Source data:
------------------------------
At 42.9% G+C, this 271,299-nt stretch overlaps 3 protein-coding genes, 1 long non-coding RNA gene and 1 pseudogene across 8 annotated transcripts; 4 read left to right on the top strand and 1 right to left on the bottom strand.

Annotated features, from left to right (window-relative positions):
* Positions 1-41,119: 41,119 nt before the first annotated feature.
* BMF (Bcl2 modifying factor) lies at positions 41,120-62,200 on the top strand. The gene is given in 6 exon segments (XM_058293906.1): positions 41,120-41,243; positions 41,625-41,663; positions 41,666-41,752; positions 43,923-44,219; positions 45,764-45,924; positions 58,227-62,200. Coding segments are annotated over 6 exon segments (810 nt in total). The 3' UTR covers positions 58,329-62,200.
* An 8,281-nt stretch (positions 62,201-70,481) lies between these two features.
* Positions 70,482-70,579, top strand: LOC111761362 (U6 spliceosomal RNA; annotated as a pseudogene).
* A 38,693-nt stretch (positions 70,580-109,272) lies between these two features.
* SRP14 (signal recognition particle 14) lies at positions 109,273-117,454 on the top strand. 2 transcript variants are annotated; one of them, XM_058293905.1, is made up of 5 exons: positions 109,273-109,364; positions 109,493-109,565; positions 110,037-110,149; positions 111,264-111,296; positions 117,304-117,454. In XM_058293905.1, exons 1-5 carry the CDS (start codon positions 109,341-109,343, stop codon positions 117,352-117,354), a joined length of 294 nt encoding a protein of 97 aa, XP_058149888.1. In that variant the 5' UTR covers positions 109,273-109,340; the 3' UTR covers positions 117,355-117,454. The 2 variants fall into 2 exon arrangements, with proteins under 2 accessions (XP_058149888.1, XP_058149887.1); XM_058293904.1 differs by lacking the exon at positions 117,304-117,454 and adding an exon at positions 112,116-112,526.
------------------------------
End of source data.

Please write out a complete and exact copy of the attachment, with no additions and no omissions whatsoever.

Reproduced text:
At 42.9% G+C, this 271,299-nt stretch overlaps 3 protein-coding genes, 1 long non-coding RNA gene and 1 pseudogene across 8 annotated transcripts; 4 read left to right on the top strand and 1 right to left on the bottom strand.

Annotated features, from left to right (window-relative positions):
* Positions 1-41,119: 41,119 nt before the first annotated feature.
* BMF (Bcl2 modifying factor) lies at positions 41,120-62,200 on the top strand. The gene is given in 6 exon segments (XM_058293906.1): positions 41,120-41,243; positions 41,625-41,663; positions 41,666-41,752; positions 43,923-44,219; positions 45,764-45,924; positions 58,227-62,200. Coding segments are annotated over 6 exon segments (810 nt in total). The 3' UTR covers positions 58,329-62,200.
* An 8,281-nt stretch (positions 62,201-70,481) lies between these two features.
* Positions 70,482-70,579, top strand: LOC111761362 (U6 spliceosomal RNA; annotated as a pseudogene).
* A 38,693-nt stretch (positions 70,580-109,272) lies between these two features.
* SRP14 (signal recognition particle 14) lies at positions 109,273-117,454 on the top strand. 2 transcript variants are annotated; one of them, XM_058293905.1, is made up of 5 exons: positions 109,273-109,364; positions 109,493-109,565; positions 110,037-110,149; positions 111,264-111,296; positions 117,304-117,454. In XM_058293905.1, exons 1-5 carry the CDS (start codon positions 109,341-109,343, stop codon positions 117,352-117,354), a joined length of 294 nt encoding a protein of 97 aa, XP_058149888.1. In that variant the 5' UTR covers positions 109,273-109,340; the 3' UTR covers positions 117,355-117,454. The 2 variants fall into 2 exon arrangements, with proteins under 2 accessions (XP_058149888.1, XP_058149887.1); XM_058293904.1 differs by lacking the exon at positions 117,304-117,454 and adding an exon at positions 112,116-112,526.